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It means next Monday or Tuesday, the 13th or 14th of April, specifically. And border probably means when they are allowed to import stuff.

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so after semana santa until further notice..Interesting because not everything is imported..

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yes that has to be really hurting everyone importing anything..

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35 minutes ago, bmh said:

so after semana santa until further notice..Interesting because not everything is imported..

Half the stuff in the store is imported from somewhere. And while they may have just received a CostCo shipment yesterday, how long until CostCo loses regular importation? And just maybe the sign is their generalized way of pre-answering dumb questions.

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Do they go direct from the US on everything or do they get stuff from importers in Mexico as well? Yes they get costco stuff too.. With the dollar the way it is there are going to be major prie ncreases as well and they may reach the lit of what they can charge as well..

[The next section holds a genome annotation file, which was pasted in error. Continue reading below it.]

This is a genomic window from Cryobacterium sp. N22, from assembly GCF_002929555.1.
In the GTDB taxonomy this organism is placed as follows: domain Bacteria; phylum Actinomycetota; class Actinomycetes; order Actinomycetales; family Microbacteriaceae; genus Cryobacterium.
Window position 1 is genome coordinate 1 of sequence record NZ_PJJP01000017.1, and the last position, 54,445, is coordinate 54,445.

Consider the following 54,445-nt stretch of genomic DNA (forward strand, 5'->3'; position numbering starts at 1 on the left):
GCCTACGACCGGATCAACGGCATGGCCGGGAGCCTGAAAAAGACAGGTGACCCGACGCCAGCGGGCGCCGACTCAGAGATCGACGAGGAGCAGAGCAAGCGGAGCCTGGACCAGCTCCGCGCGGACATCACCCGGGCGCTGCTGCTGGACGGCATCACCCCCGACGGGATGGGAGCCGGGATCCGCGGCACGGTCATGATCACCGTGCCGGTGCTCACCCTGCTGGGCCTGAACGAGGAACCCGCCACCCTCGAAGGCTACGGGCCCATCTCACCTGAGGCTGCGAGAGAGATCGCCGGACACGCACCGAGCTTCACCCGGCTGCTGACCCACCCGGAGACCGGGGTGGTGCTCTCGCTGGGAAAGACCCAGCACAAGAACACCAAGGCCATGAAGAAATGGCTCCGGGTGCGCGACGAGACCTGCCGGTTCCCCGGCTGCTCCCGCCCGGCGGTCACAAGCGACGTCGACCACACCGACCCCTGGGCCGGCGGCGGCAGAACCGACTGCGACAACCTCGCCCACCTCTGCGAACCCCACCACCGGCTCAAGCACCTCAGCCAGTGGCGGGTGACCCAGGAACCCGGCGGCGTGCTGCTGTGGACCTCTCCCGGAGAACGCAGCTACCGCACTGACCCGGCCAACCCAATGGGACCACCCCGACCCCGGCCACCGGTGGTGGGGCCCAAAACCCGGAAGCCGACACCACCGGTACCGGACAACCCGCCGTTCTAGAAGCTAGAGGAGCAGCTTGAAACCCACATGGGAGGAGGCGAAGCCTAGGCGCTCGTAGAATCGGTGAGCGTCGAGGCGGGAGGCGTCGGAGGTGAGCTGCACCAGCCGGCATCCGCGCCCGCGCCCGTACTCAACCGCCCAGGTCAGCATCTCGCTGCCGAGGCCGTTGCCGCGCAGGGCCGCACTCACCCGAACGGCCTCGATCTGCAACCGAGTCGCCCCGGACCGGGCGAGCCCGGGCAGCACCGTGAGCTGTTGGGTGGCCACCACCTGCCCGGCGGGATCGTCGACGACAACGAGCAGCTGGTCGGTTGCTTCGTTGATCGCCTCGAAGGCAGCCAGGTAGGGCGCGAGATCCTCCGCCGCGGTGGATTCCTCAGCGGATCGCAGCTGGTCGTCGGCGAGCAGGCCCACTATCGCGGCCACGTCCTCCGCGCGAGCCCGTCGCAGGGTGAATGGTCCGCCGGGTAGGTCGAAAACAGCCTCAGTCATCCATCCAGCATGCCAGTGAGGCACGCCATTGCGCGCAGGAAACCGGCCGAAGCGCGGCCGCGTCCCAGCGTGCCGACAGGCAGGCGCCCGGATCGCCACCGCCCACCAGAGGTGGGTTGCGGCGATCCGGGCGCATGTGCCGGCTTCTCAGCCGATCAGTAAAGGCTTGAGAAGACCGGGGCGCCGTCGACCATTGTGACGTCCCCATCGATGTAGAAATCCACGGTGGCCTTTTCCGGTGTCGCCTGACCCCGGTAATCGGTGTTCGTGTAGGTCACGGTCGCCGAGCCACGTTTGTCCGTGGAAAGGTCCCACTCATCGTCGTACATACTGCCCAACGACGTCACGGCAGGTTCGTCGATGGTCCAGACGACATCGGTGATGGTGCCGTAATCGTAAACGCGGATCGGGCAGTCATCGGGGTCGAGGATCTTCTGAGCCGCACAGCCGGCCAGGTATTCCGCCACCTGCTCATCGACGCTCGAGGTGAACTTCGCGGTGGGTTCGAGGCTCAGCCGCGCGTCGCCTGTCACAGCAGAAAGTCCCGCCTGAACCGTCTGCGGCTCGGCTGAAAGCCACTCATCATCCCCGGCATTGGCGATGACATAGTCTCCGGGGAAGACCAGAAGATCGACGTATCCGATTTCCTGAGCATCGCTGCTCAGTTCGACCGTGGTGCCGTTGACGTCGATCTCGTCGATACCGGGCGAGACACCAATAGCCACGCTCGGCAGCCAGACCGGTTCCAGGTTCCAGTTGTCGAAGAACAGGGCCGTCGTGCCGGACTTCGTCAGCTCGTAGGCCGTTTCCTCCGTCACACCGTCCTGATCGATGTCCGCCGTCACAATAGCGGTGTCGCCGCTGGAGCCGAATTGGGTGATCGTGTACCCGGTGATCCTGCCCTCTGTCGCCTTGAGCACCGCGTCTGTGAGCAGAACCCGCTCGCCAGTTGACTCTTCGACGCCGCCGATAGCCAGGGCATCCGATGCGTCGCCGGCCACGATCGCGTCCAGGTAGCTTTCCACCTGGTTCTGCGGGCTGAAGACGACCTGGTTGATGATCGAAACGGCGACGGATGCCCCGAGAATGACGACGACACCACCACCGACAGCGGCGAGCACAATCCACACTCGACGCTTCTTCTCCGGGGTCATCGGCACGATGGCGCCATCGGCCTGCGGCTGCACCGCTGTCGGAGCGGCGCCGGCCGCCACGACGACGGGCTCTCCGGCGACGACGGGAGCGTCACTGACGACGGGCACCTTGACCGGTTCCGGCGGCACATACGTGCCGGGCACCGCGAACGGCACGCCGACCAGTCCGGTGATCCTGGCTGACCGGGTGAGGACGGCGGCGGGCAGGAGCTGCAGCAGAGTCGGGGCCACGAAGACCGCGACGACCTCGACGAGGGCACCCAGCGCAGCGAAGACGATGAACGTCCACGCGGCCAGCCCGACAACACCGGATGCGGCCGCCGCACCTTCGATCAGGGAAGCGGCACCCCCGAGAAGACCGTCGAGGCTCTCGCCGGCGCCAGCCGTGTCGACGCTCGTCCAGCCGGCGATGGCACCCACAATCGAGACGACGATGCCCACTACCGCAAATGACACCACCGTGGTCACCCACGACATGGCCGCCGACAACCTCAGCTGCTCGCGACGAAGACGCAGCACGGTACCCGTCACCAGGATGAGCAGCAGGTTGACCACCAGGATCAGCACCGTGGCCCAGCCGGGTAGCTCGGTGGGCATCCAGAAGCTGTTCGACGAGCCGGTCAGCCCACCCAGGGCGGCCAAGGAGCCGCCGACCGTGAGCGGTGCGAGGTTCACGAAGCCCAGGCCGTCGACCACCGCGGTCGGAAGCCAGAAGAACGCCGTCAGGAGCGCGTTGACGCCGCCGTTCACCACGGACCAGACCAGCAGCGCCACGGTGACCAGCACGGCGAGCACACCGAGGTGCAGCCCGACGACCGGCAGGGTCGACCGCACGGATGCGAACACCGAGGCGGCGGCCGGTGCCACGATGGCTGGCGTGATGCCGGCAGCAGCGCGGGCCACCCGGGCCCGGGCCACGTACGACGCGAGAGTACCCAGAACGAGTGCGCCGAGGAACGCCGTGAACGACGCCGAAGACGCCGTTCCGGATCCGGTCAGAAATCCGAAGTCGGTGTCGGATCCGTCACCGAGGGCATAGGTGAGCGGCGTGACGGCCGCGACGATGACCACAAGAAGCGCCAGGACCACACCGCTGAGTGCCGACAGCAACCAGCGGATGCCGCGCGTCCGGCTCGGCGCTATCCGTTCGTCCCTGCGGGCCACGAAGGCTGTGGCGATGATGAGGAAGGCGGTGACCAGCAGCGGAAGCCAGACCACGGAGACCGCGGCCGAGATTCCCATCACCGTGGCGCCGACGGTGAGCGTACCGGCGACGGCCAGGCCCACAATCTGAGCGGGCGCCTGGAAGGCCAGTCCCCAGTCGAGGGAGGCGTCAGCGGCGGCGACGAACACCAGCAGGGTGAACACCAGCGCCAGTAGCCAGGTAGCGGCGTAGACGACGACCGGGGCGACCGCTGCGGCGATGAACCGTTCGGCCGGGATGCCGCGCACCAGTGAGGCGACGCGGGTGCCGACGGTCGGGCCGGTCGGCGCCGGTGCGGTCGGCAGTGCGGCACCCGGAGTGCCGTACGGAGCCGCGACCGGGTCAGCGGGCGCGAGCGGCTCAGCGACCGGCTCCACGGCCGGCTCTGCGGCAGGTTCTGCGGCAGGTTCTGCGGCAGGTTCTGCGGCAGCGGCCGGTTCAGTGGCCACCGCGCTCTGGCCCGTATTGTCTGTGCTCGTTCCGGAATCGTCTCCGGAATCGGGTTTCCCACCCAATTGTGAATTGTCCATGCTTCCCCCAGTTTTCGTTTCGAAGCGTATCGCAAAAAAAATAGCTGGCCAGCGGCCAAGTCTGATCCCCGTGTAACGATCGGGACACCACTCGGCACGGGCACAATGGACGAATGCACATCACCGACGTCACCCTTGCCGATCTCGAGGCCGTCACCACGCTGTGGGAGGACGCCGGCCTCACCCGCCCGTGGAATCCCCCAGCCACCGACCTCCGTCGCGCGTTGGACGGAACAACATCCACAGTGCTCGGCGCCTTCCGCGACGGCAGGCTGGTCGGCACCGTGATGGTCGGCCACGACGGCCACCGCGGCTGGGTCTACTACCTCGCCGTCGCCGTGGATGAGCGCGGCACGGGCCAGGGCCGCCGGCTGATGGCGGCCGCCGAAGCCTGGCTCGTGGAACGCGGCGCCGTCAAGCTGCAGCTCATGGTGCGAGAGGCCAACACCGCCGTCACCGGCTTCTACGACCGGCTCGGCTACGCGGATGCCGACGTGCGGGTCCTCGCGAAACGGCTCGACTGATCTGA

I know that I shopped for metal beans last year and the prices are way up now. I am not sure where the iron comes from but things are going up up up , except for the gazoline of course..

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They bring things in from the Abastos where they are imported by the importers.  Look on the label to see which company in the Abastos was the one they bought from.

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You won't see those kinds of labels unless they are leaving the big bags in the aisles. So I don't know what you are referring to.